Rewa district of Madhya Pradesh has 11 Tehsils
Deorkothar (or Deur Kothar) is known for its Buddhist stupas and may have been established by the Mauryan king Ashoka in the 3rd century BCE. In ancient times the site was located on the Dakshinapatha (Southern Trade Route) running east–west from Pataliputra (Patna) to Pratishthana in Maharashtra through Central India.
The first of the white tigers to be captured was a cub, approximately two years old, who was captured by Maharajah Martand Singh of Rewa. The tiger lived in captivity at the Maharajah's summer palace for five years and, on its death, was stuffed and sent as a gift to King George V as a sign of India's loyalty to the crown. To this day, white tigers are still kept at the Maharajah's summer palace which is located at Govindgarh.
There is a White Tiger Safari in Mukundpur which first opened in April 3, 2016.
The first white tiger discovered in May 1951 was named Mohan by Maharajah Shri Martand Singh, who was hunting in the jungles of Bandhavgarh. On 25 May there was a report that a tigress had been sighted with four cubs, one of which was white. The tigress was shot, as were two of her four cubs, but the white cub escaped. The white cub was captured and kept in a large open courtyard within the Maharajah's 150-roomed palace. On 30 May, only three days after its capture, the white cub escaped and a long hunt was organised to recover it. The white cub was reintroduced to a repaired courtyard where he lived for the remainder of his life.
A limestone belt runs through the Rewa district and coal is found in the nearby districts of Shahdol, Umaria, Sidhi and Singrauli. Cement factories are located in nearby Naubasta, Bela (Satna district) and Bhagwar (Sidhi district). The Jaypee Group has built a township known as Jaypee Nagar in Rewa. Prism cement (previously Rasi Cement), operates near Rewa in Satna district.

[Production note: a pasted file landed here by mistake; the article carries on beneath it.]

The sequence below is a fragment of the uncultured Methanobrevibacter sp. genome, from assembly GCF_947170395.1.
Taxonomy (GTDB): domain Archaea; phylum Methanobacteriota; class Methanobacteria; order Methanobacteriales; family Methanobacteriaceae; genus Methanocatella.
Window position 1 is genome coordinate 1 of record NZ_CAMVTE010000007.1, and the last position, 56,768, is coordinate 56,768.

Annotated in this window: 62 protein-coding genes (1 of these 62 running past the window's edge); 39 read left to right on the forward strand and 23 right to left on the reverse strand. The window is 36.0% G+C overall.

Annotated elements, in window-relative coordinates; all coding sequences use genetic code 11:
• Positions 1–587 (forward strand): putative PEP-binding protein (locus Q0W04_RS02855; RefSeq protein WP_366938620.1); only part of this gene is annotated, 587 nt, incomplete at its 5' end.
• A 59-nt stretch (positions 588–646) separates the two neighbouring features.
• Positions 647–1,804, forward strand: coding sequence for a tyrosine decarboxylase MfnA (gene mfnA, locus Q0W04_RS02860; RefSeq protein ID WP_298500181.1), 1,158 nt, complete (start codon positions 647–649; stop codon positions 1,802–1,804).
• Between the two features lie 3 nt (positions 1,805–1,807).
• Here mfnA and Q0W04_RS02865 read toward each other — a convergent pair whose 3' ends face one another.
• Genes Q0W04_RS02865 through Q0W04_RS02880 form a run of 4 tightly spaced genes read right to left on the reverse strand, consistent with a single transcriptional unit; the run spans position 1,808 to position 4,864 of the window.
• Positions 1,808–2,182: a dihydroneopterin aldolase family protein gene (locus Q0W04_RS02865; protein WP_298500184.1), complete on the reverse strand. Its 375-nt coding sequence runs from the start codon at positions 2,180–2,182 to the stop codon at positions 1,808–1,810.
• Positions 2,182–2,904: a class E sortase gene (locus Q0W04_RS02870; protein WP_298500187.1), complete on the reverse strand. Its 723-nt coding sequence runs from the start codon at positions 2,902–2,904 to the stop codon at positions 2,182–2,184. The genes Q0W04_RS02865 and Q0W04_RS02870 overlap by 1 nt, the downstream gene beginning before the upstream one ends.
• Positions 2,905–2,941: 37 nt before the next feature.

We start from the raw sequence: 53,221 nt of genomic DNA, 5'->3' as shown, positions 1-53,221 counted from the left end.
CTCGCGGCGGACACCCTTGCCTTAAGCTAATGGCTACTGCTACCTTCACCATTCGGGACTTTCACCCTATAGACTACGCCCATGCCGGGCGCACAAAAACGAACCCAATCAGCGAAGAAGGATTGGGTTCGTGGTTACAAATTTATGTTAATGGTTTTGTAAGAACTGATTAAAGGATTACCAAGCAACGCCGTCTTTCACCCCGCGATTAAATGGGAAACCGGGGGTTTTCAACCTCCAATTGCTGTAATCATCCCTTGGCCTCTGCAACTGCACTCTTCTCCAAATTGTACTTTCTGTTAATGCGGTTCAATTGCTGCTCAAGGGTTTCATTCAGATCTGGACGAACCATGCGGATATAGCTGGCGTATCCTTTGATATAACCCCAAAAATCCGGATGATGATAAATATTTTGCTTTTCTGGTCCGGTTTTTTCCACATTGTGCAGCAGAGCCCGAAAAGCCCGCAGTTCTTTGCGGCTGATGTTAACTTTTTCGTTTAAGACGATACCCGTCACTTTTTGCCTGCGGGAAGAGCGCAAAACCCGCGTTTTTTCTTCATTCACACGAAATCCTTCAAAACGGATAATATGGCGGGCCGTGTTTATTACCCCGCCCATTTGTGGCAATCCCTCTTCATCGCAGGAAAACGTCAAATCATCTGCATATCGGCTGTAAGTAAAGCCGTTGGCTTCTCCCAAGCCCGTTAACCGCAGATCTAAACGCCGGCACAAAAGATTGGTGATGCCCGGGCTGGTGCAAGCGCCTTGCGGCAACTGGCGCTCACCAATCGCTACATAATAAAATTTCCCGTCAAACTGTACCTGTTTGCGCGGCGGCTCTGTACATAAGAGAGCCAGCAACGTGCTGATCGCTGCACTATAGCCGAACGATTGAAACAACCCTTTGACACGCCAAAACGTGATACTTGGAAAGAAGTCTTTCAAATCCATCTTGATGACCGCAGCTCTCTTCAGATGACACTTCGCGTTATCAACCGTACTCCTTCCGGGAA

In 2006, the Ministry of Panchayati Raj named Rewa one of the country's 250 most backward districts (out of a total of 640 districts in India). It is one of the 24 districts in Madhya Pradesh currently receiving funds from the Backward Regions Grant Fund Programme (BRGF).
The 750MW Rewa Ultra Mega Solar plant, one of the largest solar power projects in India was commissioned in July 2018.
Railways: Rewa is connected to Satna through a 50km Rewa-Satna Rail Line. Satna falls on the Mumbai Howrah main line via Allahabad.
Air: Closest major Airport to Rewa is in Prayagraj which is 130 kilometers (80.7 miles) away and has flights to major destinations such as Delhi, Bangaluru, Mumbai, Kolkata etc. Other nearest airport is at Khajuraho. Rewa also has an air strip.
- Awadhesh Pratap Singh, Politician and Member of the Constituent Assembly
- Sriniwas Tiwari, former Speaker of Legislative assembly of Madhya Pradesh
- Avani Chaturvedi, India's first female fighter pilot
- Mohena Singh, Indian Television actress
- Kumud Mishra, Indian actor
- Ram Vilas Vedanti, Indian Politician, former MP and Member of Shri Ram Janmabhumi
- Govind Narayan Singh, former Chief Minister of Madhya Pradesh
- Rajendra Shukla, Politician and Member of the State Assembly
- "Rewa district". Rewa district administration. Retrieved 18 August 2010.
- "Rewa". mponline. Archived from the original on 14 July 2010. Retrieved 18 August 2010.
- K. Bharatdwaj (2006). Physical Geography: Hydrosphere. p. 154. ISBN 9788183561679. Retrieved 11 July 2010.
- "Rewa District - Census India" (PDF).
- "Station: Rewa Climatological Table 1981–2010" (PDF). Climatological Normals 1981–2010. India Meteorological Department. January 2015. pp. 667–668. Archived from the original (PDF) on 5 February 2020. Retrieved 28 December 2020.
- "Extremes of Temperature & Rainfall for Indian Stations (Up to 2012)" (PDF). India Meteorological Department. December 2016. p. M128. Archived from the original (PDF) on 5 February 2020. Retrieved 28 December 2020.
- Ministry of Panchayati Raj (8 September 2009). "A Note on the Backward Regions Grant Fund Programme" (PDF). National Institute of Rural Development. Archived from the original (PDF) on 5 April 2012. Retrieved 27 September 2011.